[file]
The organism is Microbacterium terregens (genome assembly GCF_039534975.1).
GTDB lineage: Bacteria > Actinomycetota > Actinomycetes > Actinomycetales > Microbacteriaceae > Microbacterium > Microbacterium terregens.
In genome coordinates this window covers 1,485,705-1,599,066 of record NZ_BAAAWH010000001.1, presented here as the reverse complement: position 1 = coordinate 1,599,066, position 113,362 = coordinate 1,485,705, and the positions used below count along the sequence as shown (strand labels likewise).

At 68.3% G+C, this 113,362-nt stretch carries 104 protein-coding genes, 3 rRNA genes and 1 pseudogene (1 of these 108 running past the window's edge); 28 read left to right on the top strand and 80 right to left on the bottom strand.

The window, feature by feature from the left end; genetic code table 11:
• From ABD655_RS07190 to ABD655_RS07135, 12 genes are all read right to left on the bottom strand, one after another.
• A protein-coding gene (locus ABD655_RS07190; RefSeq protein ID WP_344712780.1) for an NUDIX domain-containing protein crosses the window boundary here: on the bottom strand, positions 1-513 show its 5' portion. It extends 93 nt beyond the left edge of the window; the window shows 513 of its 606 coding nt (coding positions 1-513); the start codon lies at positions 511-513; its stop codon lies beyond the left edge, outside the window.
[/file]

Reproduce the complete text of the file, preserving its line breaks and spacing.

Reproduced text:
The organism is Microbacterium terregens (genome assembly GCF_039534975.1).
GTDB lineage: Bacteria > Actinomycetota > Actinomycetes > Actinomycetales > Microbacteriaceae > Microbacterium > Microbacterium terregens.
In genome coordinates this window covers 1,485,705-1,599,066 of record NZ_BAAAWH010000001.1, presented here as the reverse complement: position 1 = coordinate 1,599,066, position 113,362 = coordinate 1,485,705, and the positions used below count along the sequence as shown (strand labels likewise).

At 68.3% G+C, this 113,362-nt stretch carries 104 protein-coding genes, 3 rRNA genes and 1 pseudogene (1 of these 108 running past the window's edge); 28 read left to right on the top strand and 80 right to left on the bottom strand.

The window, feature by feature from the left end; genetic code table 11:
• From ABD655_RS07190 to ABD655_RS07135, 12 genes are all read right to left on the bottom strand, one after another.
• A protein-coding gene (locus ABD655_RS07190; RefSeq protein ID WP_344712780.1) for an NUDIX domain-containing protein crosses the window boundary here: on the bottom strand, positions 1-513 show its 5' portion. It extends 93 nt beyond the left edge of the window; the window shows 513 of its 606 coding nt (coding positions 1-513); the start codon lies at positions 511-513; its stop codon lies beyond the left edge, outside the window.